A Look at the Dow Jones Industrial Average

What is the Dow?

The Dow Jones Industrial Average (DJIA) is a stock market index that tracks the performance of 30 large, publicly owned companies in various industries. The DJIA is owned and published by Dow Jones Company (a subsidiary of News Corp) and is one of the most widely followed equity indices in the world. The Average was created by Wall Street Journal editor and Dow Jones co-founder Charles Dow (no relation to Dow Jones Company). Dow created the index back in 1896 as a way to measure the average change in stock prices of leading companies.

DJIA and its components in 2017

The average currently has 30 components, which are listed below. All of the stocks currently listed are American companies that are traded publicly on the New York Stock Exchange (NYSE). 3M - Manufacturing (Consumer Goods) American Express - Financial Services (Banking and Insurance) Apple - Technology (Computer Hardware and Software) Boeing - Aerospace and Defense (Aviation) Caterpillar - Heavy Construction (Construction) Chevron - Oil and Gas (Energy) Cisco - Technology (Computer Hardware and Software) Disney - Media (Entertainment) Ford - Auto (Automotive) General Electric - Diversified Industrials (Engineering and Construction) GE Healthcare - Healthcare (Medical Equipment and Services) Hershey - Food and Beverage (Consumer Goods) Intel - Technology (Computer Hardware and Software) Johnson & Johnson - Healthcare (Medical Equipment and Services) JPMorgan Chase - Financial Services (Banking and Insurance) Exxon Mobil - Oil and Gas (Energy) Merck - Healthcare (Medical Equipment and Services) Microsoft - Technology (Computer Hardware and Software) Nike - Consumer Goods (Textiles and Apparel) Pfizer - Healthcare (Medical Equipment and Services) Procter & Gamble - Consumer Goods (Textiles and Apparel) United Technologies - Aerospace and Defense (Aviation) Verizon - Communication (Telecom) Walmart - Retail (Consumer Services)

How to read the Dow?

The Dow is a price-weighted index, which means that each component is assigned a certain number of points that is proportional to its share price. The DJIA is quoted in dollars and changes as a percentage of its current value. For example, if the current Dow is 26,987 and Company A has a share price of $100, it will be worth 0.26% ($100/$26,987) of the average. That is roughly $26,987/$100, or 0.02729% share in the average.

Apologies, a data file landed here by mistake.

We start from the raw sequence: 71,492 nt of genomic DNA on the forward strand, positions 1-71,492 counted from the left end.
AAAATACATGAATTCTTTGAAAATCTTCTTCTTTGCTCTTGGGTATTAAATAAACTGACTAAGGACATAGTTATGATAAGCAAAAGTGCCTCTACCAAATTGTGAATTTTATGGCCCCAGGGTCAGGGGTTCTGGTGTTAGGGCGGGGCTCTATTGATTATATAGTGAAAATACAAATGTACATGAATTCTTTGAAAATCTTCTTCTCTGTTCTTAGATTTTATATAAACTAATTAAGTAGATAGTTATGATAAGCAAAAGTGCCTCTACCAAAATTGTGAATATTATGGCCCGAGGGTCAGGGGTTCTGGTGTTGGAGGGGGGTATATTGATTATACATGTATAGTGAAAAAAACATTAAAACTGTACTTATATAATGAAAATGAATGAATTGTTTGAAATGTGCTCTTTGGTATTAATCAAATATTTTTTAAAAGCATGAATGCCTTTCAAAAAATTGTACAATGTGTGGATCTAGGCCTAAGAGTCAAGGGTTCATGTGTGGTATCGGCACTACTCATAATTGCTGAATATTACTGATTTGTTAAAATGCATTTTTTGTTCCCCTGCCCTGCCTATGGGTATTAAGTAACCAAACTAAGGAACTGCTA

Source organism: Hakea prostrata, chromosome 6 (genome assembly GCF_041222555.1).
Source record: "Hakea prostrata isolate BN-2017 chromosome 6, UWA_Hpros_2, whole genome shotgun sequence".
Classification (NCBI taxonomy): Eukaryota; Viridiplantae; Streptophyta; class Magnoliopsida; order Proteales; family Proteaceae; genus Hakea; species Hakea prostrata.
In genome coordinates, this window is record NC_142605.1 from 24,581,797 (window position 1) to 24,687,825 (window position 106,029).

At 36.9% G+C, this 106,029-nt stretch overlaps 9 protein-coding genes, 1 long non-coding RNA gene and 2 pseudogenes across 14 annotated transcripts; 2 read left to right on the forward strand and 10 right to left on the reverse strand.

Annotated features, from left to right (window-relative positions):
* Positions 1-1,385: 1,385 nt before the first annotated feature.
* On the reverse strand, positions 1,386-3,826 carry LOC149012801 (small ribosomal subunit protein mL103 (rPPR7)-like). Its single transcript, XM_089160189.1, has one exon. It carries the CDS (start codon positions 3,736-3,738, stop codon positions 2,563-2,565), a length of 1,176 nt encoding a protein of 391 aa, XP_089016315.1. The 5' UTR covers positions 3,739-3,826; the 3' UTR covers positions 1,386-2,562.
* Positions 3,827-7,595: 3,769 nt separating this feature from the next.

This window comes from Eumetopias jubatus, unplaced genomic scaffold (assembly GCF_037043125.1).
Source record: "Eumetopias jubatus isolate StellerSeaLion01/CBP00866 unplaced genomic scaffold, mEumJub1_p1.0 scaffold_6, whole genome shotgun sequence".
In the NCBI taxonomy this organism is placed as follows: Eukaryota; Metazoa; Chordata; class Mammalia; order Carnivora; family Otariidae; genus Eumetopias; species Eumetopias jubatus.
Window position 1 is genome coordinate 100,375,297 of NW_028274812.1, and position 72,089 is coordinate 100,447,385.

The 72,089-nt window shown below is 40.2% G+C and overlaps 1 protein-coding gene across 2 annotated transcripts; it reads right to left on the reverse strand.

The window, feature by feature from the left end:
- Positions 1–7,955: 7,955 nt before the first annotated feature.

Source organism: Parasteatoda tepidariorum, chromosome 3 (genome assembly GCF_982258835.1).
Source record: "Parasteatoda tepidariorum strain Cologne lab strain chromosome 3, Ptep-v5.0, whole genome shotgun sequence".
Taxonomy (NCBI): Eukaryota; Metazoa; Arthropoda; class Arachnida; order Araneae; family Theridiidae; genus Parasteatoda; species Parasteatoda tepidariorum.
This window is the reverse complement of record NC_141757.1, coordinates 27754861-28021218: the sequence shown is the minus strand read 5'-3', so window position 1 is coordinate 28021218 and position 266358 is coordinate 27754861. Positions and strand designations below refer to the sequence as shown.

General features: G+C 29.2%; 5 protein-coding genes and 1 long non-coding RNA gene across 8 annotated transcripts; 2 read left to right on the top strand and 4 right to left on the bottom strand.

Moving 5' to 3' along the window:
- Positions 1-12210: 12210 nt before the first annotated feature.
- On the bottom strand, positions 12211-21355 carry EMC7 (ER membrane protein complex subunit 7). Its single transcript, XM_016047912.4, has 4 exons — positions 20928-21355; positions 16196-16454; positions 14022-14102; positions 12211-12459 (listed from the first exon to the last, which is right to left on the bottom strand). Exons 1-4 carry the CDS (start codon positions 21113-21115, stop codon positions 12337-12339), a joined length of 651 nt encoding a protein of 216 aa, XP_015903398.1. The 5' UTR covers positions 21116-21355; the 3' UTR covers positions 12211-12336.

Why should you care about the Dow?

The Dow Jones is one of the most well-known indices in the world, and it is commonly used as a barometer of overall market sentiment. It is probably the most widely followed index in the investment world, and it is often used as a gauge to determine the overall health of the market. The Dow is also regularly reported by major news outlets, so it’s a good way to keep track of developments in the stock market and how certain companies are performing. It is also often used as a benchmark to measure the performance of investment managers. If your investment portfolio has outperformed the Dow, you can expect plenty of attention from your friends and family.

How will the Dow react to President Trump's actions?

President Trump’s actions will likely be a net positive for the market, but not for long. There are two ways in which his policies will benefit the market now, but both will diminish over time. First, President Trump’s policies will increase corporate earnings. This is because tax cuts, deregulation, and infrastructure spending will lead to higher growth and higher corporate profits. However, these policies will not be beneficial in the long run because they will lead to higher interest rates. Higher interest rates will make it more expensive for businesses to borrow money and will make stocks less attractive compared to other investments. Second, President Trump’s policies will boost consumer sentiment, leading to increased business and consumer spending. This will be a short-lived boost, however, as the Federal Reserve will soon raise interest rates to prevent inflation.

Will President Trump's actions benefit or hurt investors long-term?

President Trump’s actions will likely benefit investors in the short run, but they may hurt investors over the long term. Most of President Trump’s policies are short-term, election-related strategies that will boost corporate earnings but do not provide any real long-term economic growth. The main reason why President Trump’s actions will hurt investors, in the long run, is that they will lead to inflationary pressures. Higher government spending, higher interest rates, and a stronger dollar will lead to higher inflation, which will erode the purchasing power of investors’ savings.

Final Words

There are several ways to invest in the stock market, and there is no single way to guarantee high returns. While it is true that the market provides long-term returns, you need to be prepared for volatility in the short term. If you want to become an investor, you should start saving money, diversify your investments, and read as much as you can about the markets. There is no better time than now to start learning about investing in the stock market.